Unlike conventional pharmaceuticals, these products can stay in the body for a long time, which necessitates long-term patient follow up. Therefore, the draft regulation requires there to be a risk management system ensuring the follow up of the efficacy of the product and adverse reactions are to be detailed in the application for the marketing authorisation. If there is any particular concern, the Commission may, on the advice of EMEA, request further evaluation/studies to assess the effectiveness of such a risk management system.

Advanced therapeutic products for all EU patients

While products intended for gene and somatic cell therapy have been classified as medicinal products and regulated as such in the Community, tissue-engineered products were outside Community law. The draft regulation includes tissueengineered products allowing patients Community-wide to have access to such products.

However, according to the recital to the draft regulation, each Member State will retain the right to decide whether to allow the use of “any specific type of human cell, such as embryonic stem cells, or animal cells”6. This is rather unhappily worded as (non-human) animal cells are not human cells. According to the Commission’s explanatory memorandum to the proposed draft regulation, this is due to a lack of consensus among Member States on the use or prohibition of embryonic stem cells. If so, the recital has gone too far - it appears that each Member State may make a decision on the use of any specific type of human cell, let alone embryonic stem cells and presumably also on the use of animal cells. Varied laws on the type of cells which may be used between different Member States will be liable to create barriers between Member States.

Encouraging competition

Since several innovative small and medium-sized enterprises7 (SMEs) are in the business of developing advanced therapy products, fee incentives have been put in place to assist SMEs to compete with larger corporations. For example, SMEs will enjoy a 90 per cent reduction for fees relating to advice from EMEA on pharmacovigilance studies and risk management systems8 and where there is a particular public health interest in the Community, a 50 per cent reduction in fees pertaining to marketing authorisation9 and post-authorisation activities10.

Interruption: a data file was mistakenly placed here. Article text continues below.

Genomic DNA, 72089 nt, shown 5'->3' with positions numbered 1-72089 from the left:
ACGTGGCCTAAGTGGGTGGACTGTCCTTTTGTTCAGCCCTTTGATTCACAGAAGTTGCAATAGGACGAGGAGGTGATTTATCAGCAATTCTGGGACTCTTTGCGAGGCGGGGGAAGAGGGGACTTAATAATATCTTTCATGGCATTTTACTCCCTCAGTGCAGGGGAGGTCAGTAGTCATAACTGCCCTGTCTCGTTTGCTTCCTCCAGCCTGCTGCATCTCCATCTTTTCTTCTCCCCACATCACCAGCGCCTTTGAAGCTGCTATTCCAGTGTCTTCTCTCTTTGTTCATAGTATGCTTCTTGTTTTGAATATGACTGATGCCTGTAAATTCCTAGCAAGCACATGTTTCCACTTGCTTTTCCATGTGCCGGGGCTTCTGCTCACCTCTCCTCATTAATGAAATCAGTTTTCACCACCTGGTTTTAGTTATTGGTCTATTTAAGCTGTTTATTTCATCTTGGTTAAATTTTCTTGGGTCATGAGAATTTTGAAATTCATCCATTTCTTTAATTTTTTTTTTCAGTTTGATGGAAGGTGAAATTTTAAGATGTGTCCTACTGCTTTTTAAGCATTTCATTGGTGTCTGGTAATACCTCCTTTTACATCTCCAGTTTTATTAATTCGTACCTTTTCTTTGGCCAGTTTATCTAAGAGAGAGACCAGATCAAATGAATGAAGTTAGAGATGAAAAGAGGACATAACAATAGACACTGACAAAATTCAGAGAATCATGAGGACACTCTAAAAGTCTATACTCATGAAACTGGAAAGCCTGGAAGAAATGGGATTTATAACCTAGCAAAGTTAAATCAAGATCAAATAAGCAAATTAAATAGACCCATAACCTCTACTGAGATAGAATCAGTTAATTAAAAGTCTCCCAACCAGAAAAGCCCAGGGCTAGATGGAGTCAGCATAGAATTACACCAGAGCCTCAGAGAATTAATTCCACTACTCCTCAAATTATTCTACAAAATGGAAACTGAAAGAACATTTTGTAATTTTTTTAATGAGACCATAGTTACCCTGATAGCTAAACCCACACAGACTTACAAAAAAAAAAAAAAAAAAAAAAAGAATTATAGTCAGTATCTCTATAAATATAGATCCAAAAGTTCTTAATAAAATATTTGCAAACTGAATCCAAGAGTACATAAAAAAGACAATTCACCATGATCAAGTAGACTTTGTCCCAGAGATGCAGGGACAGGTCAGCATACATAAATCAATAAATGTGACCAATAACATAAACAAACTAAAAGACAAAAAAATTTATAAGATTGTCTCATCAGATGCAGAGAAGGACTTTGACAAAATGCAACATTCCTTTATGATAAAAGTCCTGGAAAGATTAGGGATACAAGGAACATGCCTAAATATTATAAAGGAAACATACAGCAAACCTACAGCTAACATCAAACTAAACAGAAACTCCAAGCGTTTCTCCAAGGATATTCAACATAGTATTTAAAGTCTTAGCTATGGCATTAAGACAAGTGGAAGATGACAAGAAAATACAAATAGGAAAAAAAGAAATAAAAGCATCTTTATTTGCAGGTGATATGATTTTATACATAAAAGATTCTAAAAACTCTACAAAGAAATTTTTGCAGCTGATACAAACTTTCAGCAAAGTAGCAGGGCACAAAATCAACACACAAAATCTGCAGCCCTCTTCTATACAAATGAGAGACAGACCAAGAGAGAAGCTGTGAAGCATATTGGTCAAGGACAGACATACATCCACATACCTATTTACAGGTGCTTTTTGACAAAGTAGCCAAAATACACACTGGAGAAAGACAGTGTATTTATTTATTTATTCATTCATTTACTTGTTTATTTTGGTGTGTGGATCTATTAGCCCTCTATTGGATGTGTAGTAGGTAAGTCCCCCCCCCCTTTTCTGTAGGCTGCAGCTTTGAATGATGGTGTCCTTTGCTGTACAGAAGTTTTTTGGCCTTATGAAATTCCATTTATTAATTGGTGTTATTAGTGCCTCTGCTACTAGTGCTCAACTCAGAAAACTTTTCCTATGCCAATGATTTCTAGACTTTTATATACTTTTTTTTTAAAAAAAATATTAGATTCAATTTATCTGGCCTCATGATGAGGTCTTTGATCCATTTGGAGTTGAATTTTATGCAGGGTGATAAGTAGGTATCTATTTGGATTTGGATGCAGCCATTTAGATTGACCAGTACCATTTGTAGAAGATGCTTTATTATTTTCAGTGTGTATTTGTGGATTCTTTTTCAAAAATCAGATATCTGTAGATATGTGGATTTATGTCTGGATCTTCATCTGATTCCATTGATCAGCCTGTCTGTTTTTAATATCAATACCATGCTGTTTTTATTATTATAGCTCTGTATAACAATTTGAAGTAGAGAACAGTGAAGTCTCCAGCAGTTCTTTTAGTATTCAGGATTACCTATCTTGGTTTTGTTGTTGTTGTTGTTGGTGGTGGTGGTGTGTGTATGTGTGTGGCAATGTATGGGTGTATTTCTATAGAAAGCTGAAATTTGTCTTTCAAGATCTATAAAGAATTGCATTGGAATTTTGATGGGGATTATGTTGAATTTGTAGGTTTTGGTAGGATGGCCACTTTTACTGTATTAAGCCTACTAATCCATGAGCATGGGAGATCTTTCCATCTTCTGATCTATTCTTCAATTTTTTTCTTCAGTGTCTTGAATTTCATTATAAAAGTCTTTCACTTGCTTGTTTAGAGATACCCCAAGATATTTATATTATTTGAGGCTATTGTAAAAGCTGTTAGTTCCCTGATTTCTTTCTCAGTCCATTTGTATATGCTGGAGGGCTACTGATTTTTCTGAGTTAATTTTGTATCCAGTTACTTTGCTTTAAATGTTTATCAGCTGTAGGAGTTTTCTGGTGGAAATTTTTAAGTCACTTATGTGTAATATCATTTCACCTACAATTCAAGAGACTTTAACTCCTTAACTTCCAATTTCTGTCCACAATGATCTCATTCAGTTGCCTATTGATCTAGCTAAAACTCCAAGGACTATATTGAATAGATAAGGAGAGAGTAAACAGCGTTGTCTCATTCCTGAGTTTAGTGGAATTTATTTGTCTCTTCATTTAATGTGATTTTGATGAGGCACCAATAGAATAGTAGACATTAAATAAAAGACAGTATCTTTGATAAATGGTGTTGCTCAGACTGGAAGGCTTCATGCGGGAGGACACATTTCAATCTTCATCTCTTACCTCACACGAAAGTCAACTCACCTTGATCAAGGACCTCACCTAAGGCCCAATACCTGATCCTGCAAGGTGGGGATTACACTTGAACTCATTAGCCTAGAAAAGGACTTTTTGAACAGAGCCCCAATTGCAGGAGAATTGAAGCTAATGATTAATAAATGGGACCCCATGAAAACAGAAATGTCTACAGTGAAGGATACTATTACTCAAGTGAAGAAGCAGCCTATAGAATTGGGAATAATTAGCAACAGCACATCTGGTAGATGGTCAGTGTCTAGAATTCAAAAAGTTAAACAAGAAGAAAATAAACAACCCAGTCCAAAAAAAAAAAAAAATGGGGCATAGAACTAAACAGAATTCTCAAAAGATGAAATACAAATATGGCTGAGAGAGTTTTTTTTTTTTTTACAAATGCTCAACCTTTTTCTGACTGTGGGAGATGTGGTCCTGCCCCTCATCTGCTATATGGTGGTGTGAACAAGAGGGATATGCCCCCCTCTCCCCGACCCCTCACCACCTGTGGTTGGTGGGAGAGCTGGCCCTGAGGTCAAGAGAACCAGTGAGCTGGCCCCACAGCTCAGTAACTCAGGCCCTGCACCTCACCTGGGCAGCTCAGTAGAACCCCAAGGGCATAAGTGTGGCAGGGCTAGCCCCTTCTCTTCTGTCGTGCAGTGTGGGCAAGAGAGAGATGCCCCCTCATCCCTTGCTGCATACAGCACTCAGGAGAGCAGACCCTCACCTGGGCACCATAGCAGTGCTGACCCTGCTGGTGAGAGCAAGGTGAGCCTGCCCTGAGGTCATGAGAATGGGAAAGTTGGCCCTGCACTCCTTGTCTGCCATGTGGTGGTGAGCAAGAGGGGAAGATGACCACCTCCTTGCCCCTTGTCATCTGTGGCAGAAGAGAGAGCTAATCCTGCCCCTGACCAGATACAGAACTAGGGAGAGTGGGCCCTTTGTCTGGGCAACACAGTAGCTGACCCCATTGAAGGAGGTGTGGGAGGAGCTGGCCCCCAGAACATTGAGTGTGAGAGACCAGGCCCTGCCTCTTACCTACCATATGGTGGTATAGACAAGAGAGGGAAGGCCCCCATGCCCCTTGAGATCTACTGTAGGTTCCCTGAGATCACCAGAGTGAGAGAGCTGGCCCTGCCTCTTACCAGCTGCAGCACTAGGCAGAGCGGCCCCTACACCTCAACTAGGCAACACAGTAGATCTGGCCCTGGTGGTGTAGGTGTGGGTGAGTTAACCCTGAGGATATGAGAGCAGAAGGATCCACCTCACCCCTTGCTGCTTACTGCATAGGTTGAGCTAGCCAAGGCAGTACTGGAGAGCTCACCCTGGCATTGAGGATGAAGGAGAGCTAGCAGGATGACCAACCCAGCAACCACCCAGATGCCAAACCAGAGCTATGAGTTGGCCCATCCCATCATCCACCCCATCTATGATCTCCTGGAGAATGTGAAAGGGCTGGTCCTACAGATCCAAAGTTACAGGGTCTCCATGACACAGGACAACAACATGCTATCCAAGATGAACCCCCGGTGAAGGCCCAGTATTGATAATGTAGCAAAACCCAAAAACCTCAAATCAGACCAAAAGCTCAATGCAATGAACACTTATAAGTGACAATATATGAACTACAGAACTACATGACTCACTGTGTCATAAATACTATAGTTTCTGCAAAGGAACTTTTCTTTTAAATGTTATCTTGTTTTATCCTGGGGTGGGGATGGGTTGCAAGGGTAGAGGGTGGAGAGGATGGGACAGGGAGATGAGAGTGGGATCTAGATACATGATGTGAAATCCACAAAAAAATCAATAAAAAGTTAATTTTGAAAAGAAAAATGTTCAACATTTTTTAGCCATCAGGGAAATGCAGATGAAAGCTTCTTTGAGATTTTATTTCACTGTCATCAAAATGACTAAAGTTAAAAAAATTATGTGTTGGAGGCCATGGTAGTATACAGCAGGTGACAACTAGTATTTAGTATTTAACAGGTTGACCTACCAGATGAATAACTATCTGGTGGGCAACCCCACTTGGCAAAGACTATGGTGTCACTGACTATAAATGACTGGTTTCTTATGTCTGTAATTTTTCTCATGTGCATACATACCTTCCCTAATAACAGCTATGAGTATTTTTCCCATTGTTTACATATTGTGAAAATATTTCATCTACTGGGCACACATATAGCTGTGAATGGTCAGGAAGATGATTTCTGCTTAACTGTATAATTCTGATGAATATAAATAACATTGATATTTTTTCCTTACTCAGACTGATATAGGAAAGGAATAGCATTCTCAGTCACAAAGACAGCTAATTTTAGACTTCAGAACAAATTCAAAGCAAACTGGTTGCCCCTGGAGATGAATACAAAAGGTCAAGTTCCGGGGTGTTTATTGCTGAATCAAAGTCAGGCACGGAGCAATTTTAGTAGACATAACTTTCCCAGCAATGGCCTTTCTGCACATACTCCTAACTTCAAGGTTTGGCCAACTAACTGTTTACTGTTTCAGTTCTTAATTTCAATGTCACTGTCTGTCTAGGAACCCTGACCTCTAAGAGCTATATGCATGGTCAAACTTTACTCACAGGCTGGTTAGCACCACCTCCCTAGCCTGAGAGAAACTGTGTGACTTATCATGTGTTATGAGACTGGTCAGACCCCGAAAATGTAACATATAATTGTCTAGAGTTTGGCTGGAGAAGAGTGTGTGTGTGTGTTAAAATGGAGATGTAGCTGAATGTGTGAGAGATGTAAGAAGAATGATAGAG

Given that advanced therapeutic products may provide an answer for some of the most debilitating diseases, such as Parkinson’s disease, cancer and various inherited diseases, it would be tragic if access to viable advanced therapeutic products were compromised due to lack of proper safeguards for the patients and support for companies developing these products. EU-wide rules tailored for the specific needs of advanced therapeutic products were very much called for, and the draft regulation appears to render sensible measures which would help meet most of its objectives. However, as Member States have the option to decide on the sort of cells which may be used, patients of some Member States may be deprived of treatments available to patients in other Member States.

Prescribing laws for any fast progressing area is difficult and, to some extent, requires a degree of flexibility to accommodate further developments while ensuring legal certainty. The draft regulation maintains this flexibility as much as it can, for example, by providing that compliance with a number of its requirements (be it clinical trials11, or technical requirements), be determined having fully taken into account the specific nature of the products at hand. It may be that the regulation will have to be revised thoroughly in a few years time after we learn much more about the technologies underlying these products, but for now, it seems to provide a good starting point for a legislative framework.